Commenced in January 2007
Frequency: Monthly
Edition: International
Paper Count: 50

Search results for: Readiness

50 Topics of Blockchain Technology to Teach at Community College

Authors: Penn P. Wu, Jeannie Jo

Abstract:

Blockchain technology has rapidly gained popularity in industry. This paper attempts to assist academia to answer four questions. First, should community colleges begin offering education to nurture blockchain-literate students for the job market? Second, what are the appropriate topical areas to cover? Third, should it be an individual course? And forth, should it be a technical or management course? This paper starts with identifying the knowledge domains of blockchain technology and the topical areas each domain has, and continues with placing them in appropriate academic territories (Computer Sciences vs. Business) and subjects (programming, management, marketing, and laws), and then develops an evaluation model to determine the appropriate topical area for community colleges to teach. The evaluation is based on seven factors: maturity of technology, impacts on management, real-world applications, subject classification, knowledge prerequisites, textbook readiness, and recommended pedagogies. The evaluation results point to an interesting direction that offering an introductory course is an ideal option to guide students through the learning journey of what blockchain is and how it applies to business. Such an introductory course does not need to engage students in the discussions of mathematics and sciences that make blockchain technologies possible. While it is inevitable to brief technical topics to help students build a solid knowledge foundation of blockchain technologies, community colleges should avoid offering students a course centered on the discussion of developing blockchain applications.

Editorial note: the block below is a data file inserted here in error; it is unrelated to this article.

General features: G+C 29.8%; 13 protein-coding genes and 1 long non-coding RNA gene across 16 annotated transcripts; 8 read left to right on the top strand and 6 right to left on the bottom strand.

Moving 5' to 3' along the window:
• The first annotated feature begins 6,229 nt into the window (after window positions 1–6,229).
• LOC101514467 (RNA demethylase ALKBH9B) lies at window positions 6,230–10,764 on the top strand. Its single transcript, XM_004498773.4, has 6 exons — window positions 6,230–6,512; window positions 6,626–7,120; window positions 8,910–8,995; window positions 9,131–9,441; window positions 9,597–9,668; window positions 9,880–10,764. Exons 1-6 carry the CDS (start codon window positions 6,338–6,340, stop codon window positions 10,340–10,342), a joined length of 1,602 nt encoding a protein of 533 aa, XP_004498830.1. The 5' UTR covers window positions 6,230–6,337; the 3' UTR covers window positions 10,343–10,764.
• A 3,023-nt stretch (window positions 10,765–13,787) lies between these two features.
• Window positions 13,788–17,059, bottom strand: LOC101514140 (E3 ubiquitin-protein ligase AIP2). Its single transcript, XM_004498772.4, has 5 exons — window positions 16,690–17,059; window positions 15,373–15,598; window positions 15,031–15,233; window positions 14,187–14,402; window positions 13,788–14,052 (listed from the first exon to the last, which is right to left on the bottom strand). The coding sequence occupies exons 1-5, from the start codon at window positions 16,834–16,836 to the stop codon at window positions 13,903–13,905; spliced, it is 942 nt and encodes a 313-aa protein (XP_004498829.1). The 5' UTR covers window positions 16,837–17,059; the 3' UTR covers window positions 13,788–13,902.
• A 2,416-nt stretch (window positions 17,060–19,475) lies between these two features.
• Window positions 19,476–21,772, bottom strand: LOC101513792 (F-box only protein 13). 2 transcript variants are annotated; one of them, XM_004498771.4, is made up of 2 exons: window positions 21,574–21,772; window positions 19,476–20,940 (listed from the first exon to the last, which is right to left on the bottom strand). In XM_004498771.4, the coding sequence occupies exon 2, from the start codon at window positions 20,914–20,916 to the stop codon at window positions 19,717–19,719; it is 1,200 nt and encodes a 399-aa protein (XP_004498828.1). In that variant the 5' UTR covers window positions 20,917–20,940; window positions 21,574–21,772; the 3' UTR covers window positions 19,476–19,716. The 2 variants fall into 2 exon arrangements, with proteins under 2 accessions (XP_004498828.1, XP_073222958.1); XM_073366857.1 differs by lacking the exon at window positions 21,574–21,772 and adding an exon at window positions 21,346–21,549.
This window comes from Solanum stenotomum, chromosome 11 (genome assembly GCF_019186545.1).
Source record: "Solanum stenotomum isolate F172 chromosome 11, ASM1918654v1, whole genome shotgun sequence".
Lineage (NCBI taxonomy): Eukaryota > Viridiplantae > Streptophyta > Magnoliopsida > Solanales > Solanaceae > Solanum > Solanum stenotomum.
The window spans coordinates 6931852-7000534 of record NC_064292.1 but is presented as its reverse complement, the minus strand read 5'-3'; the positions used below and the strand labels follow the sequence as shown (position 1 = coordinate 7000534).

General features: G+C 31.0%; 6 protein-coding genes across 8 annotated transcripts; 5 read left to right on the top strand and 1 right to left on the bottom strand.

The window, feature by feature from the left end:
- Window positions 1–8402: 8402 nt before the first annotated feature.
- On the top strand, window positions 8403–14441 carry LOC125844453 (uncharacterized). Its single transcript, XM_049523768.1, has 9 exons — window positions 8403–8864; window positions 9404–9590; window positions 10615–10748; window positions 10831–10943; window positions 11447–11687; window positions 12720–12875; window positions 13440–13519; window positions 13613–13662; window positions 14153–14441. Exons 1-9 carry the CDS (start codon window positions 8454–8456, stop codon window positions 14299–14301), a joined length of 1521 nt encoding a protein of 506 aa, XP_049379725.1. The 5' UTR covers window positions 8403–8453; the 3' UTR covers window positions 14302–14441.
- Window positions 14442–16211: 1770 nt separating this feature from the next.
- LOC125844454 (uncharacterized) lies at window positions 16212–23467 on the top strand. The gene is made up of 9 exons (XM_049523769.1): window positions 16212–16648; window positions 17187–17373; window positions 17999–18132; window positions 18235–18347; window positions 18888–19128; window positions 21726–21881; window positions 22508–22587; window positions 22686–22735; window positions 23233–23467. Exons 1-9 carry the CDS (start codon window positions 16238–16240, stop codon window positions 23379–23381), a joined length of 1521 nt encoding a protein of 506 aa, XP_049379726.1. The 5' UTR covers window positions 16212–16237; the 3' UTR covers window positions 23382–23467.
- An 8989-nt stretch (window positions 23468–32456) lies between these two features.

Keywords: Blockchain, Blockchain Technologies, pedagogies, blockchain course, blockchain pedagogies

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49 Searching for Forensic Evidence in a Compromised Virtual Web Server against SQL Injection Attacks and PHP Web Shell